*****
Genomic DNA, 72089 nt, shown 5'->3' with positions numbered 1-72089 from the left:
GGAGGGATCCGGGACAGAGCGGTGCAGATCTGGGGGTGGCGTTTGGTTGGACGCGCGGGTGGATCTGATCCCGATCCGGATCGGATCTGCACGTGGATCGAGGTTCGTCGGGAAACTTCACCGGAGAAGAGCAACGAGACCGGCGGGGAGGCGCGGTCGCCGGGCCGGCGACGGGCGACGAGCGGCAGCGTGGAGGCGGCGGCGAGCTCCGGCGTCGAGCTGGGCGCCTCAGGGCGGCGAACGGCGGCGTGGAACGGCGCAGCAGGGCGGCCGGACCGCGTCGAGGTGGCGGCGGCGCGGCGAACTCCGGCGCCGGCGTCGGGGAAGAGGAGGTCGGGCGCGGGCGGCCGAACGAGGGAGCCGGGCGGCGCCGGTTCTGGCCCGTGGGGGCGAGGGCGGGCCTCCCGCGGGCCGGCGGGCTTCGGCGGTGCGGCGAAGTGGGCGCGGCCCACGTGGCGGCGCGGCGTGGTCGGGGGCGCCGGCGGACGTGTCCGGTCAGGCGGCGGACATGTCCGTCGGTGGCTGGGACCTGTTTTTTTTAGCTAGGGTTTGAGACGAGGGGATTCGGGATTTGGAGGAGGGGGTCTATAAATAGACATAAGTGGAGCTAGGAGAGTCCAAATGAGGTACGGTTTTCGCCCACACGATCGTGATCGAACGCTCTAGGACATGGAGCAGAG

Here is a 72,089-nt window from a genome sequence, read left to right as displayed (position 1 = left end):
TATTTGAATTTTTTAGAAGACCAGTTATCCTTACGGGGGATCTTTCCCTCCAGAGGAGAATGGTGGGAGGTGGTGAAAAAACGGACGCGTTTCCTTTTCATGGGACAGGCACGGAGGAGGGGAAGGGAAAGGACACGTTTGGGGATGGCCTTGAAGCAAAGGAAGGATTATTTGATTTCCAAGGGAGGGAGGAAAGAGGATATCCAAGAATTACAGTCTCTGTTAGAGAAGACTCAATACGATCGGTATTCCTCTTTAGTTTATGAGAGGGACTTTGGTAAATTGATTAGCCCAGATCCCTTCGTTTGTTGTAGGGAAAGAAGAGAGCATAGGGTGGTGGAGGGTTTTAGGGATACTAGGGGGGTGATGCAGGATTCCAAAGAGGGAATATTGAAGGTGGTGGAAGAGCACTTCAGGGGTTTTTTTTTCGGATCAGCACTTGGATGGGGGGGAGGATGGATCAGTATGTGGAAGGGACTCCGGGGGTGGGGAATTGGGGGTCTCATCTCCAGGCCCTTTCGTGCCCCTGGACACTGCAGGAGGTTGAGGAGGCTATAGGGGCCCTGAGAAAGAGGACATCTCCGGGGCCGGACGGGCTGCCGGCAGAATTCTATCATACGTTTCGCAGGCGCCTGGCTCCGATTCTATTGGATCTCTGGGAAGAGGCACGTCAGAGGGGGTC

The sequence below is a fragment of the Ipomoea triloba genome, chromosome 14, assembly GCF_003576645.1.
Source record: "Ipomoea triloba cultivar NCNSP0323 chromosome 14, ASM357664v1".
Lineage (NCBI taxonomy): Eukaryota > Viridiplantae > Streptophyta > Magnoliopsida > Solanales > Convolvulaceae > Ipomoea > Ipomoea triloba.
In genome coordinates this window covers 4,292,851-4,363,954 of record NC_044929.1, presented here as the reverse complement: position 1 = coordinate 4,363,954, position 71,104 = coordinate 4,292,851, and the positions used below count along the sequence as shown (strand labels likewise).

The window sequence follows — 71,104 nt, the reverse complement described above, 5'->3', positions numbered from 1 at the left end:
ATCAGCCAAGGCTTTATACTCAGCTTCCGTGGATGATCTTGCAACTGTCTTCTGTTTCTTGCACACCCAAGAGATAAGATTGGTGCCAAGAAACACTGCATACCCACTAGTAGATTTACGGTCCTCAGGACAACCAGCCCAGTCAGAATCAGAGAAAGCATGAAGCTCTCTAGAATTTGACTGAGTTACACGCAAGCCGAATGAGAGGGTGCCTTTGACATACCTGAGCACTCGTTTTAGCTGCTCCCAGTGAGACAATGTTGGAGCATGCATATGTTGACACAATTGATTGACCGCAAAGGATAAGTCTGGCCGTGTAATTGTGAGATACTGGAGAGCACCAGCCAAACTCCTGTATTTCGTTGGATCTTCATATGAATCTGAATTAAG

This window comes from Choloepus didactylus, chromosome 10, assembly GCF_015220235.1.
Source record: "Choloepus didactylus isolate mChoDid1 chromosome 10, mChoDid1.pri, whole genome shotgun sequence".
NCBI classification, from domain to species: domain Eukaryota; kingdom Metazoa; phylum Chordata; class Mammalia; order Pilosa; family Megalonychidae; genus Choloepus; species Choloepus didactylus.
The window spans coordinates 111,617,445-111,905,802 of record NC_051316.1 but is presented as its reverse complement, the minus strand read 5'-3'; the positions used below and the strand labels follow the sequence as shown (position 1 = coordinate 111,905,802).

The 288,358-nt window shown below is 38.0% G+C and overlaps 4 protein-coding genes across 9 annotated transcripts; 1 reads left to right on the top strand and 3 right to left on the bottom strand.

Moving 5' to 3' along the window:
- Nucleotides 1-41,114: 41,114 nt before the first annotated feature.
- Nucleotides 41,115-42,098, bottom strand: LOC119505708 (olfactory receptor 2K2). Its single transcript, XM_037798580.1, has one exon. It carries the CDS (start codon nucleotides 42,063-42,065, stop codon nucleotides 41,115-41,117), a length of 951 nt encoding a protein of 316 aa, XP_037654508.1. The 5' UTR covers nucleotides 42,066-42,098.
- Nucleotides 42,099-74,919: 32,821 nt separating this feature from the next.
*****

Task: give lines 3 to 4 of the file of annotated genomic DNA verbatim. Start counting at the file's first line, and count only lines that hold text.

Here is a 72,089-nt window from a genome sequence, read left to right as displayed (position 1 = left end):
TATTTGAATTTTTTAGAAGACCAGTTATCCTTACGGGGGATCTTTCCCTCCAGAGGAGAATGGTGGGAGGTGGTGAAAAAACGGACGCGTTTCCTTTTCATGGGACAGGCACGGAGGAGGGGAAGGGAAAGGACACGTTTGGGGATGGCCTTGAAGCAAAGGAAGGATTATTTGATTTCCAAGGGAGGGAGGAAAGAGGATATCCAAGAATTACAGTCTCTGTTAGAGAAGACTCAATACGATCGGTATTCCTCTTTAGTTTATGAGAGGGACTTTGGTAAATTGATTAGCCCAGATCCCTTCGTTTGTTGTAGGGAAAGAAGAGAGCATAGGGTGGTGGAGGGTTTTAGGGATACTAGGGGGGTGATGCAGGATTCCAAAGAGGGAATATTGAAGGTGGTGGAAGAGCACTTCAGGGGTTTTTTTTTCGGATCAGCACTTGGATGGGGGGGAGGATGGATCAGTATGTGGAAGGGACTCCGGGGGTGGGGAATTGGGGGTCTCATCTCCAGGCCCTTTCGTGCCCCTGGACACTGCAGGAGGTTGAGGAGGCTATAGGGGCCCTGAGAAAGAGGACATCTCCGGGGCCGGACGGGCTGCCGGCAGAATTCTATCATACGTTTCGCAGGCGCCTGGCTCCGATTCTATTGGATCTCTGGGAAGAGGCACGTCAGAGGGGGTC